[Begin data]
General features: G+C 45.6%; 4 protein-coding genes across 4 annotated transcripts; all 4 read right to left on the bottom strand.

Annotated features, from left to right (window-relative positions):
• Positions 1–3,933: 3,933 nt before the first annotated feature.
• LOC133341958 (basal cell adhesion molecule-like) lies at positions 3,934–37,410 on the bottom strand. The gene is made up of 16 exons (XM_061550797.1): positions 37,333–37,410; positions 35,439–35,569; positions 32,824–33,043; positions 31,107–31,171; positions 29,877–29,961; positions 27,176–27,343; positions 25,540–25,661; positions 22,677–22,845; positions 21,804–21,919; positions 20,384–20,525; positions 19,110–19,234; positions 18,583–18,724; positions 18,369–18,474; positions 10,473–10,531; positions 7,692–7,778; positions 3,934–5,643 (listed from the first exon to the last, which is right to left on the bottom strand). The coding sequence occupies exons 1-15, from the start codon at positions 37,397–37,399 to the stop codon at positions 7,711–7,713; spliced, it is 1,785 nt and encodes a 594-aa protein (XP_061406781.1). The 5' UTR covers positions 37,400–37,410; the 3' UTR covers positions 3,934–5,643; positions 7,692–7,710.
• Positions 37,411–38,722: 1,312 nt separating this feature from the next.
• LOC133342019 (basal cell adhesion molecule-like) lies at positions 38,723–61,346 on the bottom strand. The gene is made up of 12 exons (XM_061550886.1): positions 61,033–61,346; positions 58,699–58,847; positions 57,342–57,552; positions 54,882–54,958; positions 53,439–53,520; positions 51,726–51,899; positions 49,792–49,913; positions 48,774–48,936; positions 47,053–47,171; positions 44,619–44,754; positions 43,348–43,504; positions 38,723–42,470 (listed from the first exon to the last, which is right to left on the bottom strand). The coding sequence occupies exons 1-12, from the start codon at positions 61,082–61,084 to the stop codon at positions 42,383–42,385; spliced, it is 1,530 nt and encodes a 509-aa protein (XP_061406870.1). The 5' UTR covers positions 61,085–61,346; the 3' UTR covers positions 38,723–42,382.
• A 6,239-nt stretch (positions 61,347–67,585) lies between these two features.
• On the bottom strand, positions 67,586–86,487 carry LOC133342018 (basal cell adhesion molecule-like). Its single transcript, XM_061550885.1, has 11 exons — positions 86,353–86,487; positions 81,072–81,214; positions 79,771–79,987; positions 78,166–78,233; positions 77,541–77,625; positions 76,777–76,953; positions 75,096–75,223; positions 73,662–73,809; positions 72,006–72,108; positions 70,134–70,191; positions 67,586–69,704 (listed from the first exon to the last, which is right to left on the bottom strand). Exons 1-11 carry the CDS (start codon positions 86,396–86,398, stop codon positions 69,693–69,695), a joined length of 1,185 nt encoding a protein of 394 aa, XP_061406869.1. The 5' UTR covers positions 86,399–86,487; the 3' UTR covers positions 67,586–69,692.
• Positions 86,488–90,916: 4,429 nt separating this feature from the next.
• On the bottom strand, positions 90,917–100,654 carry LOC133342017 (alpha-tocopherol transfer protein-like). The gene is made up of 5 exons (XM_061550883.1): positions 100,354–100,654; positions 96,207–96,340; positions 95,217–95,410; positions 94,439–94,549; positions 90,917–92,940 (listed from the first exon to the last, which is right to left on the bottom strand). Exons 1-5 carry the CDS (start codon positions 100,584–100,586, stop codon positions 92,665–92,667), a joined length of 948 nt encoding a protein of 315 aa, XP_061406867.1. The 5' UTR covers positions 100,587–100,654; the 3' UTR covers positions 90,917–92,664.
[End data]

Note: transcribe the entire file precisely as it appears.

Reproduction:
General features: G+C 45.6%; 4 protein-coding genes across 4 annotated transcripts; all 4 read right to left on the bottom strand.

Annotated features, from left to right (window-relative positions):
• Positions 1–3,933: 3,933 nt before the first annotated feature.
• LOC133341958 (basal cell adhesion molecule-like) lies at positions 3,934–37,410 on the bottom strand. The gene is made up of 16 exons (XM_061550797.1): positions 37,333–37,410; positions 35,439–35,569; positions 32,824–33,043; positions 31,107–31,171; positions 29,877–29,961; positions 27,176–27,343; positions 25,540–25,661; positions 22,677–22,845; positions 21,804–21,919; positions 20,384–20,525; positions 19,110–19,234; positions 18,583–18,724; positions 18,369–18,474; positions 10,473–10,531; positions 7,692–7,778; positions 3,934–5,643 (listed from the first exon to the last, which is right to left on the bottom strand). The coding sequence occupies exons 1-15, from the start codon at positions 37,397–37,399 to the stop codon at positions 7,711–7,713; spliced, it is 1,785 nt and encodes a 594-aa protein (XP_061406781.1). The 5' UTR covers positions 37,400–37,410; the 3' UTR covers positions 3,934–5,643; positions 7,692–7,710.
• Positions 37,411–38,722: 1,312 nt separating this feature from the next.
• LOC133342019 (basal cell adhesion molecule-like) lies at positions 38,723–61,346 on the bottom strand. The gene is made up of 12 exons (XM_061550886.1): positions 61,033–61,346; positions 58,699–58,847; positions 57,342–57,552; positions 54,882–54,958; positions 53,439–53,520; positions 51,726–51,899; positions 49,792–49,913; positions 48,774–48,936; positions 47,053–47,171; positions 44,619–44,754; positions 43,348–43,504; positions 38,723–42,470 (listed from the first exon to the last, which is right to left on the bottom strand). The coding sequence occupies exons 1-12, from the start codon at positions 61,082–61,084 to the stop codon at positions 42,383–42,385; spliced, it is 1,530 nt and encodes a 509-aa protein (XP_061406870.1). The 5' UTR covers positions 61,085–61,346; the 3' UTR covers positions 38,723–42,382.
• A 6,239-nt stretch (positions 61,347–67,585) lies between these two features.
• On the bottom strand, positions 67,586–86,487 carry LOC133342018 (basal cell adhesion molecule-like). Its single transcript, XM_061550885.1, has 11 exons — positions 86,353–86,487; positions 81,072–81,214; positions 79,771–79,987; positions 78,166–78,233; positions 77,541–77,625; positions 76,777–76,953; positions 75,096–75,223; positions 73,662–73,809; positions 72,006–72,108; positions 70,134–70,191; positions 67,586–69,704 (listed from the first exon to the last, which is right to left on the bottom strand). Exons 1-11 carry the CDS (start codon positions 86,396–86,398, stop codon positions 69,693–69,695), a joined length of 1,185 nt encoding a protein of 394 aa, XP_061406869.1. The 5' UTR covers positions 86,399–86,487; the 3' UTR covers positions 67,586–69,692.
• Positions 86,488–90,916: 4,429 nt separating this feature from the next.
• On the bottom strand, positions 90,917–100,654 carry LOC133342017 (alpha-tocopherol transfer protein-like). The gene is made up of 5 exons (XM_061550883.1): positions 100,354–100,654; positions 96,207–96,340; positions 95,217–95,410; positions 94,439–94,549; positions 90,917–92,940 (listed from the first exon to the last, which is right to left on the bottom strand). Exons 1-5 carry the CDS (start codon positions 100,584–100,586, stop codon positions 92,665–92,667), a joined length of 948 nt encoding a protein of 315 aa, XP_061406867.1. The 5' UTR covers positions 100,587–100,654; the 3' UTR covers positions 90,917–92,664.